New Zealand's Asset Sales May Boost Stock Exchange by Billions, Says CEO

The valuation of New Zealand’s stock market could grow by “billions” next year if potential sales of stakes in four state-owned companies announced this week go ahead, according to the head of the local exchange.

The government may offer as much as 49 percent in three power companies and one coal-mining company for public trading, said Mark Weldon, chief executive officer of NXZ Ltd. in an interview in the company’s Wellington offices. The companies’ combined net assets total NZ$10.2 billion ($7.9 billion), according to their last annual reports.

The potential sales were announced by Prime Minister John Key on Jan. 26 as one measure to reduce government debt. The government was exploring “mixed ownership” models for Mighty River Power Ltd., Meridian Energy Ltd., Genesis Power Ltd. and Solid Energy New Zealand Ltd., according to a statement that day.

“They will all be in the multiple billions,” Weldon said today. “From an international perspective, it will put the New Zealand equity sector, over the next few years, back on the radar.”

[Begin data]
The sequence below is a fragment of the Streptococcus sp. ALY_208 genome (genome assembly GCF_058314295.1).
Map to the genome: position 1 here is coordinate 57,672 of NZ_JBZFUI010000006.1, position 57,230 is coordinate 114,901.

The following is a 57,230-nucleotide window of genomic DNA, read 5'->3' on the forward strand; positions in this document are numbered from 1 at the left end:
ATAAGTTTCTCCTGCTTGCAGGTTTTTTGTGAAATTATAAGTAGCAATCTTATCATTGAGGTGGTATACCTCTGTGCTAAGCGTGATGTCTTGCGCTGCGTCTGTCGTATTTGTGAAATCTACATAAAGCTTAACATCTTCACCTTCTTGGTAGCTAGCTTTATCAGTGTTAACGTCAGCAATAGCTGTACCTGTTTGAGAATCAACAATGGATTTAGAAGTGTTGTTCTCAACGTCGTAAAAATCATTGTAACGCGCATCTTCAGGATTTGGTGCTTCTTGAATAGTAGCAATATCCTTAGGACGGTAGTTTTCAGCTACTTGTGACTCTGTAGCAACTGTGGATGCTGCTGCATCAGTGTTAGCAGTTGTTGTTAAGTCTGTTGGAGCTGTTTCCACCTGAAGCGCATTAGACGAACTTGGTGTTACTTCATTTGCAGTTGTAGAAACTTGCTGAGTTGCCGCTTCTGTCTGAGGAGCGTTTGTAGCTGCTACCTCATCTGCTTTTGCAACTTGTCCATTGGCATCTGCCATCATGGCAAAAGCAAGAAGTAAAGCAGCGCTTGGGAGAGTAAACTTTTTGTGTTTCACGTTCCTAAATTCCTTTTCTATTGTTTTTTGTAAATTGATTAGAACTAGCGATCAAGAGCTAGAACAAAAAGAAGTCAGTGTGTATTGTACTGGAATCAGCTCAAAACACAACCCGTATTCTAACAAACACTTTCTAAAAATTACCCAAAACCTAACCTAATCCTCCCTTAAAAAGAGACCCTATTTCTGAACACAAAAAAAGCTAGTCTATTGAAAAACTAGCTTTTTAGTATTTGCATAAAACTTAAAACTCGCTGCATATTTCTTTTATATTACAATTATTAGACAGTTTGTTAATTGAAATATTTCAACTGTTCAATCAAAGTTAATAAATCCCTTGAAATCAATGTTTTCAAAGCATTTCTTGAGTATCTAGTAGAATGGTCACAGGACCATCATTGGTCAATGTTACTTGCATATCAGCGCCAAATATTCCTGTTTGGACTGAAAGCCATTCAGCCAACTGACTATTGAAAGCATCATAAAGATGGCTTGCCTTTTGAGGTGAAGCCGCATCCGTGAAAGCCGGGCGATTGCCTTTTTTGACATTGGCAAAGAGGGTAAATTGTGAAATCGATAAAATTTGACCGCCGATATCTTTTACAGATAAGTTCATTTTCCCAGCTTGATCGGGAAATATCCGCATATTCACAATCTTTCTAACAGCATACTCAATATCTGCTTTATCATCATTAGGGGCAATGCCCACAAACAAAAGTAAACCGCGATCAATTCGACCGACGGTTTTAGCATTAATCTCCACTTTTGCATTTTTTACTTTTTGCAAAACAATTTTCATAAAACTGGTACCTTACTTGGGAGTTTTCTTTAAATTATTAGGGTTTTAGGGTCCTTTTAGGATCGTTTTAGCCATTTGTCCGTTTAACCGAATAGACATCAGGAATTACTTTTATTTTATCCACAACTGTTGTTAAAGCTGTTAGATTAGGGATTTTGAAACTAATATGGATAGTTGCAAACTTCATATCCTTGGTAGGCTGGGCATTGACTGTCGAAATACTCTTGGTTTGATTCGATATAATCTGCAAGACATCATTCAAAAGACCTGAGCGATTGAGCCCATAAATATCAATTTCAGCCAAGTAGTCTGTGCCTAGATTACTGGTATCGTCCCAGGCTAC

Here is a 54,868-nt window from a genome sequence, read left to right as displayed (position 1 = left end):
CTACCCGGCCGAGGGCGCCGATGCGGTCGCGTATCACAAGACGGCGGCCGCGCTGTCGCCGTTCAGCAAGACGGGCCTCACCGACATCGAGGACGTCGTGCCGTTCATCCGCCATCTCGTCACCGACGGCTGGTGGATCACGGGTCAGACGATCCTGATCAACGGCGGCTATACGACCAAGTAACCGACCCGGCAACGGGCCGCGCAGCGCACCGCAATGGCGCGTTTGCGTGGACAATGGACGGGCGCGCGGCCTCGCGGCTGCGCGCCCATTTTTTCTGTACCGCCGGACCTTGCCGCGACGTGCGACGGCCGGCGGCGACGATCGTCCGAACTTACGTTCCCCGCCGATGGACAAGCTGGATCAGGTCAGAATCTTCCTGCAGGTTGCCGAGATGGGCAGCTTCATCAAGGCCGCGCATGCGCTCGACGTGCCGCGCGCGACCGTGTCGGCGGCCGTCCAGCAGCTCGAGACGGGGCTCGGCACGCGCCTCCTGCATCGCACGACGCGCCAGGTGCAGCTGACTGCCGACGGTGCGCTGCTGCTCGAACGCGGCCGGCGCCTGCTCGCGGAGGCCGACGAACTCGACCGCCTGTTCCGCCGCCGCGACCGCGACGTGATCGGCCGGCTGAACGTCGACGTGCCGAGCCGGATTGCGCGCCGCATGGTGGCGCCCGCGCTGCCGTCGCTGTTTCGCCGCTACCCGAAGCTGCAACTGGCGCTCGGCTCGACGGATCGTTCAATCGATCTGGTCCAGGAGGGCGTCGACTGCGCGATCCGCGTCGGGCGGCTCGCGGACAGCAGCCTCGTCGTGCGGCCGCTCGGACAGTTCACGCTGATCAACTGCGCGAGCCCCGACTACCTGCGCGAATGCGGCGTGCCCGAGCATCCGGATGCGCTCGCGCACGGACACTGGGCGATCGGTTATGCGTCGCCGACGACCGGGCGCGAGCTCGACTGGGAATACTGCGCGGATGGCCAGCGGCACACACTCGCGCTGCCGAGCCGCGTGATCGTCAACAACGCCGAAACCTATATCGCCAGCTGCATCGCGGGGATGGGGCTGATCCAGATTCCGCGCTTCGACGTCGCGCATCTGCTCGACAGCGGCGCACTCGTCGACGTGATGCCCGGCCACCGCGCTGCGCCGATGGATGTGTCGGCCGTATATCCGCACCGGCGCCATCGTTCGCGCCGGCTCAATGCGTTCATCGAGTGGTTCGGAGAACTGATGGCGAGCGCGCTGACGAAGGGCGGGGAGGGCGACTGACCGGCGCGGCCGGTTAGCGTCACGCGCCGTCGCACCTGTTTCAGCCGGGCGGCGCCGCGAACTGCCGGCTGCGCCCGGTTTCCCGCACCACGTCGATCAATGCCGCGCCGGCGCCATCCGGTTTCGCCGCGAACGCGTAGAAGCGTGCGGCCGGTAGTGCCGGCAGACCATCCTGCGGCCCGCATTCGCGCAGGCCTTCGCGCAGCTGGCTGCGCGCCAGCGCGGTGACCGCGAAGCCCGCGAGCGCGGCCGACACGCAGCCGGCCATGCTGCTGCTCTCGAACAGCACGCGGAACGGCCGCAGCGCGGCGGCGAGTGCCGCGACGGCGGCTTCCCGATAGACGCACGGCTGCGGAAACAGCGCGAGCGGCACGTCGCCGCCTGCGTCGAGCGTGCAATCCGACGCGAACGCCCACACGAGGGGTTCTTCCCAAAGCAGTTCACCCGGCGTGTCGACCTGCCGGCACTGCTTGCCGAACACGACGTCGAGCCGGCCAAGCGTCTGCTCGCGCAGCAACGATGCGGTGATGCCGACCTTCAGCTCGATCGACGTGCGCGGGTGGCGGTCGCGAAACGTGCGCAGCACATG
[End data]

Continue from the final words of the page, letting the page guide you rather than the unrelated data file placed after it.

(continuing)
The largest power company on the New Zealand stock exchange is Contact Energy Ltd., with a NZ$3.8 billion market value. It’s the country’s third-biggest publicly traded company. The government may also reduce its 74 percent stake in Air New Zealand Ltd., the nation’s No. 1 carrier, the Jan. 26 statement said.

New Zealand’s stock exchange has a market capitalization of about $36 billion, according to Bloomberg data. That value ranks as the second-lowest in the Asia-Pacific region, beating only Sri Lanka. Vietnam and Pakistan bourses having the next two highest values. Japan’s exchanges are the largest, valued at $4.1 trillion. ]

Controlling Stake

The four other stakes that the government is considering selling would be among the exchange’s 10 largest companies, said Weldon. “It really does provide a bit more bulk in the middle and it provides bulk that’s a direct exposure to gross domestic product.”

The government would keep a controlling stake in the companies, it said in the Jan. 26 statement. It has asked Treasury for advice and will detail its intentions before the country’s general election “later this year,” according to the statement. If the stakes are sold, they are likely to be publicly traded within the first half of 2012, said Weldon.

To contact the reporter on this story: Chris Bourke in Wellington at cbourke4@bloomberg.net

To contact the editor responsible for this story: Iain Wilson at iwilson2@bloomberg.net

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